ATLANTA — How different are two electric vehicles from one another?
Very different, it turns out.
We had the opportunity to drive a 2019 Kia Niro EV and a 2013 Nissan Leaf around the streets of Atlanta over the past couple of days. We noticed a variety of subtle and not-so-subtle differences in how the cars felt while driving, how far the cars could travel on a charge and how others reacted to them.
We were mostly driving around the city. We didn't take the cars on the highway, which would have allowed us to experience them at higher speeds — and in heavier traffic.
Still, when driving inside the perimeter — or "ITP," as locals say — we noticed that the Kia Niro was a much smoother ride. Fewer bumps traveled up our spines. And the range was great; it is rated to go 239 miles on a single charge.
By contrast, the Leaf felt clunkier. The gear shift was not intuitive. We pushed the stick forward to go in reverse, which is the opposite of most cars, and it was difficult to put the car in neutral when parking.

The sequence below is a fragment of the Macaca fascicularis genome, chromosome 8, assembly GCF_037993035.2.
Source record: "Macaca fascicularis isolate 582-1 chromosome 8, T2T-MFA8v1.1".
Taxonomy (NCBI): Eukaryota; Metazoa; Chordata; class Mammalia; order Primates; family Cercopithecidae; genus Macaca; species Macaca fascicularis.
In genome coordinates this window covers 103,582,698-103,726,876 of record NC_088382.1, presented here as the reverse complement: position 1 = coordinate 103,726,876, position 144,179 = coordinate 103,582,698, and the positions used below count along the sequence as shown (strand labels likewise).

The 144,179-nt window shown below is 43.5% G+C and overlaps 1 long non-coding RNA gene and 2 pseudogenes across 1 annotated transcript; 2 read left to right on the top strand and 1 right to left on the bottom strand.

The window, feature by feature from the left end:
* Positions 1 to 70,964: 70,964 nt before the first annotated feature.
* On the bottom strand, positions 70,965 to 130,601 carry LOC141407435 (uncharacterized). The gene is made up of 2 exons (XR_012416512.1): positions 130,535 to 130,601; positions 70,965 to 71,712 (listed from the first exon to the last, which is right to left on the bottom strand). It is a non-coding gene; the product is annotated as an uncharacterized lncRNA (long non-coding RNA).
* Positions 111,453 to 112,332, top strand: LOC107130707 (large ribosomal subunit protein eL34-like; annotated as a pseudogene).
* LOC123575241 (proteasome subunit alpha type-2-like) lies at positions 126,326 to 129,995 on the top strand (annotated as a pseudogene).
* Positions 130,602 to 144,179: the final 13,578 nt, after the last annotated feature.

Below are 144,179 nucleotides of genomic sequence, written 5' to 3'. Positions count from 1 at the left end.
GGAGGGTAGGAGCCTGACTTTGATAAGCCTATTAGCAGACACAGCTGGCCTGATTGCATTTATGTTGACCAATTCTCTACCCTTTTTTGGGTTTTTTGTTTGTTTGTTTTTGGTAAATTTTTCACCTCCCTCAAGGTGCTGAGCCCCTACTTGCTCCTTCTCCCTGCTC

Perhaps our biggest gripe with the Leaf, though, was that it only had a range of roughly 60 miles. We could only travel short distances before needing to find a charging station. The "range anxiety" was palpable.
Of course, this was a 6-year-old model, from the days when battery technology wasn't where it is today. We've heard the new 2019 Leaf is speedier, sleeker and boasts a range of up to 226 miles, part of the range rivalry between automakers that also brought us the Kia. We're curious if any readers have purchased a new Leaf, and if so, what they think of it.
These differences between the two cars were on display when we attended an EV Club of the South meeting at Manuel's Tavern, an Atlanta institution that has been frequented by politicians and journalists here for decades. Everyone loves a new car, and the EV enthusiasts at Manuel's were eager to get a peek at our Kia Niro, which is still a rare beast in the Southeast. They poured into the parking lot of Manuel's and peered under the hood, gesturing excitedly and remarking on its big battery.
As for the old Leaf, we were given a frank message before the meeting: "Don't bother bringing it."